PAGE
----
Instead of being a company that does solar installation and nothing more, you put sustainable living principles into your workplace. How did that happen?
The past 10 years for me have been a process of trying to implement sustainability where I can, in my work life or personal life; they are all connected. There is no differentiation for me. It started in 2005, when my business partner at the time chose to purchase a Volkswagen Jetta that runs on biodiesel. It's a good work vehicle that gets good gas mileage. We don't drive trucks; we drive this small car, and we have a trailer that can hitch onto the car. ... We also put a lot of attention into recycling the scraps left over from all of our projects, and we recycle all of our equipment. We've always had those relatively conventional ideas. We've done a number of projects using our bikes to haul our equipment, but we have to keep those (projects) within at least a 5-mile radius of the main office.
What more do you see the business doing?
I've recently purchased an electric motor for my bike. Right now, on a regular bike, we can only pull 300 pounds on a trailer. An electric motor on a bike could help us do projects at a greater distance. My intent is to test it out and see how far we can get with a loaded trailer, further greening our transportation choices. We could work with a whole fleet of electric bikes. I'd be prepared to purchase more so our whole group could ride out to sites.
Before you began working in solar, you worked in neuroscience. When did you get interested in the environment?
I wanted to get into some sort of sustainable studies at the UA in the late '80s and early '90s, so I took ecology courses that would be helpful for studying the environment. Back then, there was a lot of conservation work being done, in terms of public lands and open space. I think that work is very important. But ... damage is being done in the concentrated urban areas. What I really ... wanted to do is be involved in the greening of those urban areas--so ecology didn't really fit for me. I did really enjoy science, so I ended up almost accidently going into molecular and cellular biology, and eventually neuroscience. But my original intention was to do something environmental, and it took me going down the wrong road ... to one day realize that this really wasn't what I wanted to be doing.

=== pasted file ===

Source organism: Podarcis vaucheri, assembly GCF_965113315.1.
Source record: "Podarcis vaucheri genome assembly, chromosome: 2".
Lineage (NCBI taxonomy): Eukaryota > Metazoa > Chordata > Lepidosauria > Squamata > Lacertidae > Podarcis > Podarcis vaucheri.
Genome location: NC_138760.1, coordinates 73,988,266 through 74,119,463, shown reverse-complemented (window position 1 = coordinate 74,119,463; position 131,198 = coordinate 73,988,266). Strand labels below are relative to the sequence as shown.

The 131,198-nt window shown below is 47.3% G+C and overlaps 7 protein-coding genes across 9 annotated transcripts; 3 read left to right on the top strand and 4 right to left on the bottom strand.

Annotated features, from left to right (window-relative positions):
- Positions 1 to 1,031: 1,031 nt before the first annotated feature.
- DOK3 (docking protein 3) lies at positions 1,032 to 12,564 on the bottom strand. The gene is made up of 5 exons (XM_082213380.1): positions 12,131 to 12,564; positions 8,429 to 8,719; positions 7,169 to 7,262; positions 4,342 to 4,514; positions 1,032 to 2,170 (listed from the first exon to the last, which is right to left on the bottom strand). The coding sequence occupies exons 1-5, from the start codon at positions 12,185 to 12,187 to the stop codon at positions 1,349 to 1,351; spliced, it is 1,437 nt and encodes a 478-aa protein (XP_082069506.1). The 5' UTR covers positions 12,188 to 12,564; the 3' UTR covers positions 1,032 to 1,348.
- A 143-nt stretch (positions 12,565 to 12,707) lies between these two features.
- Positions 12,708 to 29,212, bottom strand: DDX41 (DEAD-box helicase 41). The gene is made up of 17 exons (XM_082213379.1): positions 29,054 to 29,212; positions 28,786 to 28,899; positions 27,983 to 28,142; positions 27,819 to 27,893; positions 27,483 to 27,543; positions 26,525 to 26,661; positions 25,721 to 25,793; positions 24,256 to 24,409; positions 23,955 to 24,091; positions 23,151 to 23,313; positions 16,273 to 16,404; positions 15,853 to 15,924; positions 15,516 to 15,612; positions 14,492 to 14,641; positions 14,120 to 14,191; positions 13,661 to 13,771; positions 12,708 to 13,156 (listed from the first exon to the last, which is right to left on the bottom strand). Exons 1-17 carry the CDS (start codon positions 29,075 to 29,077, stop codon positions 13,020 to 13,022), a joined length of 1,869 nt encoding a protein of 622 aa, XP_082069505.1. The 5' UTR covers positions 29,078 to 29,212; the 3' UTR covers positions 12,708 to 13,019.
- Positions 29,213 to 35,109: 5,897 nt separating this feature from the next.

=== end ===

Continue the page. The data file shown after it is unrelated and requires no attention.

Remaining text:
You mentioned that you're busier than ever right now.
I've watched (the interest in sustainability, solar and water-harvesting) grow exponentially in the past two years. ... By the end of 2006, there were four of us, and then last year, we grew some more, and went up to eight by the end of the year. Now, we are at 10.
Do you feel that interest is growing in Tucson?
Absolutely; I feel very good about that. Somebody says, "I want to get a solar system," and they install it, and then a year later, they realize, "I'm driving an SUV, and I have a $40,000 solar electrical system on my roof," so then they swap (the SUV) out for a Prius. I have other people who start with water-harvesting earthworks that don't cost them anything. Three years later, they put in a solar water heater or an active water-harvesting system. I think people's path to sustainability is cumulative, and I think that is the right way to go.
We saw interest in solar grow during the Carter administration, but eventually it disappeared. How is this time different?
Right now, the industry is still driven by tax credits; I see that as a major liability. ... I would hope we could stand on our own at some point. I think what's different now is our concern about global warming and the environment. Those concerns are less likely to go away. I think people will (continue to) first look at the bottom line. But there will always be a strong contingent of people who will continue to push (renewable energy).